Newspaper article THE JOURNAL RECORD

Greenmail Payment Ban Proposed by Pickens

Newspaper article THE JOURNAL RECORD

Greenmail Payment Ban Proposed by Pickens

Article excerpt

WASHINGTON - A statutory ban on greenmail payments was part of a 7-point shareholder rights platform proposed Wednesday by T. Boone Pickens Jr., founder of the United Shareholders Association.

Pickens, managing general partner of Mesa Limited Partnership of Amarillo, testified on behalf of the group at a hearing before the Telecommunications and Finance Subcommittee of the House Committee on Energy and Commerce. The subcommittee, which has jurisdiction over the securities industry, is currently holding hearings on mergers and acquisitions under the direction of Subcommittee Chairman Edward J. Markey.

"The real culprits in a greenmail deal are the weak managers who are willing to use shareholders' money to get rid of a perceived threat to their jobs," Pickens said.

"Anti-greenmail legislation should be a one-liner: No management can make a premium to market offer to any shareholder unless it makes the same offer to all shareholders on a pro rata basis."

In addition to the ban on greenmail, Pickens suggested six other reforms designed to increase management accountability including:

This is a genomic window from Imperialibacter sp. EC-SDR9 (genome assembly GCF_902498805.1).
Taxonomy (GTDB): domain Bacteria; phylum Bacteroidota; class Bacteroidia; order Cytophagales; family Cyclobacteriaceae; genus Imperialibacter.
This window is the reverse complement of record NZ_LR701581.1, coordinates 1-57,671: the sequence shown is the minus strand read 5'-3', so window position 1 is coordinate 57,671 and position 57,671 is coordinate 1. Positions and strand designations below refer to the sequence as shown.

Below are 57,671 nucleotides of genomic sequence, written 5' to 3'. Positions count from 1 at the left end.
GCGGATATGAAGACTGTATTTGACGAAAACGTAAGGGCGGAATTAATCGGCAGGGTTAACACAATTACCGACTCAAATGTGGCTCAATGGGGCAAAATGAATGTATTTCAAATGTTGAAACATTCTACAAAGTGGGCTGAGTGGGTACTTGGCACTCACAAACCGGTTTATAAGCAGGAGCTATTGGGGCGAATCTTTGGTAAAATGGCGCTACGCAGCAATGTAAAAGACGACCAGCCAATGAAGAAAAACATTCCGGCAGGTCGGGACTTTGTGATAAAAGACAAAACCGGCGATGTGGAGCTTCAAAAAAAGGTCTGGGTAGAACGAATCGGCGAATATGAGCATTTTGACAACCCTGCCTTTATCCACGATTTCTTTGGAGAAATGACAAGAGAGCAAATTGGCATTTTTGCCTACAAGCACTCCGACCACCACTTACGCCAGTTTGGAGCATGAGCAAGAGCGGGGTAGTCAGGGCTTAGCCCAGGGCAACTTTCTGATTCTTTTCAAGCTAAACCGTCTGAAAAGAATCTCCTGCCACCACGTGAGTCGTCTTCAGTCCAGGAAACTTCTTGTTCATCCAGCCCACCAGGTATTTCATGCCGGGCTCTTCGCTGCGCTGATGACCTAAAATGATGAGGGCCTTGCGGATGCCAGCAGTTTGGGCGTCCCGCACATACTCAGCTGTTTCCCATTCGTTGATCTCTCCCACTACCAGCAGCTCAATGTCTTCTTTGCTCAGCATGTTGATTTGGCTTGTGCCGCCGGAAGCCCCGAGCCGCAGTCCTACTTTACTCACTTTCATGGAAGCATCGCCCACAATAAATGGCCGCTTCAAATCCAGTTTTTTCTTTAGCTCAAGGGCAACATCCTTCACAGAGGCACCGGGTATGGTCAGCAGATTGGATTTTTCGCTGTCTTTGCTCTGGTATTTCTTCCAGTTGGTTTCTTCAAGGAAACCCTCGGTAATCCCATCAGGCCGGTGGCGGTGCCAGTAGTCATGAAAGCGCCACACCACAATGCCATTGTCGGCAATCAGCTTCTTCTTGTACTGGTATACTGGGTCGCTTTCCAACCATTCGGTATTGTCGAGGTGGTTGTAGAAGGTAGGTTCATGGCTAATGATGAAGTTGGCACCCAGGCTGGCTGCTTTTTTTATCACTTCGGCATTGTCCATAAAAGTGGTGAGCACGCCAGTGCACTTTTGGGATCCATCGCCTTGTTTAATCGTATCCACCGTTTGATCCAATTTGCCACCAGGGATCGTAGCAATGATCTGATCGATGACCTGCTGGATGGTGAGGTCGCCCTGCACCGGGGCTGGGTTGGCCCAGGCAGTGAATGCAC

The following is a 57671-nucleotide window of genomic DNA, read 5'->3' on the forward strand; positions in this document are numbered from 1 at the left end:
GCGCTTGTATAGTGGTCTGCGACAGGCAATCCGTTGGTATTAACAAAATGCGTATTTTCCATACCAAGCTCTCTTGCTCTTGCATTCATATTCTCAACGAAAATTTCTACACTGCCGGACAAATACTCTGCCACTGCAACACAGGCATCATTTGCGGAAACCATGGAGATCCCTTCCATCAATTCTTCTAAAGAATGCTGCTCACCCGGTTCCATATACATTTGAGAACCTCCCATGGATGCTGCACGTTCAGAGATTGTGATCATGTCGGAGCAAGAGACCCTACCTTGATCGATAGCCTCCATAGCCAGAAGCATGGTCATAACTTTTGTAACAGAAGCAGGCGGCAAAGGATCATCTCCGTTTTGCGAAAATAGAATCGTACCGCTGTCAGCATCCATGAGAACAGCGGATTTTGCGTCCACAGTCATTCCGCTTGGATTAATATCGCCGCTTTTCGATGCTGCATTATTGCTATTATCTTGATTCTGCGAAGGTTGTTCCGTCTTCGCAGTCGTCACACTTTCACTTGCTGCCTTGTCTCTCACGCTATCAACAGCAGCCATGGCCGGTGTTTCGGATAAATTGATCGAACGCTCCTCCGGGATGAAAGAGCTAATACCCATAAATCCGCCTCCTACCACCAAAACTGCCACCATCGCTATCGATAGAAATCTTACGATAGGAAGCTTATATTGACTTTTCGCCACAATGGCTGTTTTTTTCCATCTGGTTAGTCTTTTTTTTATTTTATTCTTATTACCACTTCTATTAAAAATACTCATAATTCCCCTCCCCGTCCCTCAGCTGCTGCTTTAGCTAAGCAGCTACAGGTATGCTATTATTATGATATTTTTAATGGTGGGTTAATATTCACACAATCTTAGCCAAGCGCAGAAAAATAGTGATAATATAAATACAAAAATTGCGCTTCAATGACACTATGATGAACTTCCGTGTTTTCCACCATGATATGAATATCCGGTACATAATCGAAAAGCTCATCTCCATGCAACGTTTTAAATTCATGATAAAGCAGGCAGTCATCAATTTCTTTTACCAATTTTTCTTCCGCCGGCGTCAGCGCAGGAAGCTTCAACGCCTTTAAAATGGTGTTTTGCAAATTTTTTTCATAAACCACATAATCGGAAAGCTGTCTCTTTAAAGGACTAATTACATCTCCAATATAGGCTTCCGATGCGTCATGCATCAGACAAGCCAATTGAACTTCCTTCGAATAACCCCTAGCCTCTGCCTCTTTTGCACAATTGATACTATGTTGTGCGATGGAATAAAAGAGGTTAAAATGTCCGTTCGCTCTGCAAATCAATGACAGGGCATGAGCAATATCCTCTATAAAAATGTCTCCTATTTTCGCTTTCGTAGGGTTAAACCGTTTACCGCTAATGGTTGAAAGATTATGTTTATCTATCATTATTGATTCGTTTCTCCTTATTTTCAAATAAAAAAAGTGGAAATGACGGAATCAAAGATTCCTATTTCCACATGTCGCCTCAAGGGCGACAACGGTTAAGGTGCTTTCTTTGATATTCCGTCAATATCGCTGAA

- Outlawing poison pills and other shark repellants.

- Closing the "10-day window" for disclosure of stock purchases of more than 5 percent of a company.

- Requiring corporations to provide shareholders with simplified summaries of complex proxy statements.

- Reforming the proxy process to allow shareholders to vote confidentially.

- Requiring a "one share, one vote" standard for all securities exchanges.

- Encouraging employee stock ownership plans and other incentives designed to increase employee ownership.

In his testimony, Pickens attacked insider trading and said he wholeheartedly supported the Securities and Exchange Commission's request for an increased enforcement budget.

"Insider trading is illegal," Pickens said. "It costs shareholders money, and it should not be tolerated."

Pickens cautioned members of the subcommittee against heeding calls from some entrenched executives, including members of the Business Roundtable, to restrict tender offers in response to the insider trading scandal. …

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